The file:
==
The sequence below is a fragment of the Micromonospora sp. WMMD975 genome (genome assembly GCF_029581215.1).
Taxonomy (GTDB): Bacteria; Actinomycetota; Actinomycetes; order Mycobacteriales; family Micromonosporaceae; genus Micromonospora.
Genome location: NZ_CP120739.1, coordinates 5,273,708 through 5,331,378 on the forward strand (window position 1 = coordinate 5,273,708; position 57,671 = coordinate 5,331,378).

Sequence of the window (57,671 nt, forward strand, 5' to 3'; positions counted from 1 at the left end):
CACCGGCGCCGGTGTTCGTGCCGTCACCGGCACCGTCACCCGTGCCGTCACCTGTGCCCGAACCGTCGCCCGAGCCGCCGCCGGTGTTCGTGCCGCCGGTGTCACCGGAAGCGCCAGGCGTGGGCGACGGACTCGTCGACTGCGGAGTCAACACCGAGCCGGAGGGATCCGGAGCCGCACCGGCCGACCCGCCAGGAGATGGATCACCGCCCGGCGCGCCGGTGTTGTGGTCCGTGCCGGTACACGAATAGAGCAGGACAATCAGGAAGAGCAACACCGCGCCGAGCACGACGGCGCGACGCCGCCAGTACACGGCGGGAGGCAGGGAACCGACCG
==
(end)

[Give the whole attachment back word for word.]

The sequence below is a fragment of the Micromonospora sp. WMMD975 genome (genome assembly GCF_029581215.1).
Taxonomy (GTDB): Bacteria; Actinomycetota; Actinomycetes; order Mycobacteriales; family Micromonosporaceae; genus Micromonospora.
Genome location: NZ_CP120739.1, coordinates 5,273,708 through 5,331,378 on the forward strand (window position 1 = coordinate 5,273,708; position 57,671 = coordinate 5,331,378).

Sequence of the window (57,671 nt, forward strand, 5' to 3'; positions counted from 1 at the left end):
CACCGGCGCCGGTGTTCGTGCCGTCACCGGCACCGTCACCCGTGCCGTCACCTGTGCCCGAACCGTCGCCCGAGCCGCCGCCGGTGTTCGTGCCGCCGGTGTCACCGGAAGCGCCAGGCGTGGGCGACGGACTCGTCGACTGCGGAGTCAACACCGAGCCGGAGGGATCCGGAGCCGCACCGGCCGACCCGCCAGGAGATGGATCACCGCCCGGCGCGCCGGTGTTGTGGTCCGTGCCGGTACACGAATAGAGCAGGACAATCAGGAAGAGCAACACCGCGCCGAGCACGACGGCGCGACGCCGCCAGTACACGGCGGGAGGCAGGGAACCGACCG